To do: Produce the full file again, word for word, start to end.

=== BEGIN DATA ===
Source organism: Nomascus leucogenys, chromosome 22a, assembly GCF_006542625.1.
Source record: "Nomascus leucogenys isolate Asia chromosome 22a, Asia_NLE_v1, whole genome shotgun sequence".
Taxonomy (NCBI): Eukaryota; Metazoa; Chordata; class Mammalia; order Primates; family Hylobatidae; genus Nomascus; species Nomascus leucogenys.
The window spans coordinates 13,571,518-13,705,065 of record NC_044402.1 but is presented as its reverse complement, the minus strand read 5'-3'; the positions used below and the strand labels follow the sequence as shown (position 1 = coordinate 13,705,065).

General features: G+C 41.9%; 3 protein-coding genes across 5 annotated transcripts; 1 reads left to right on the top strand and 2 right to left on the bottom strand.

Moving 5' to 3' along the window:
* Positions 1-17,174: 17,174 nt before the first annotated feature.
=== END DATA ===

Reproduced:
Source organism: Nomascus leucogenys, chromosome 22a, assembly GCF_006542625.1.
Source record: "Nomascus leucogenys isolate Asia chromosome 22a, Asia_NLE_v1, whole genome shotgun sequence".
Taxonomy (NCBI): Eukaryota; Metazoa; Chordata; class Mammalia; order Primates; family Hylobatidae; genus Nomascus; species Nomascus leucogenys.
The window spans coordinates 13,571,518-13,705,065 of record NC_044402.1 but is presented as its reverse complement, the minus strand read 5'-3'; the positions used below and the strand labels follow the sequence as shown (position 1 = coordinate 13,705,065).

General features: G+C 41.9%; 3 protein-coding genes across 5 annotated transcripts; 1 reads left to right on the top strand and 2 right to left on the bottom strand.

Moving 5' to 3' along the window:
* Positions 1-17,174: 17,174 nt before the first annotated feature.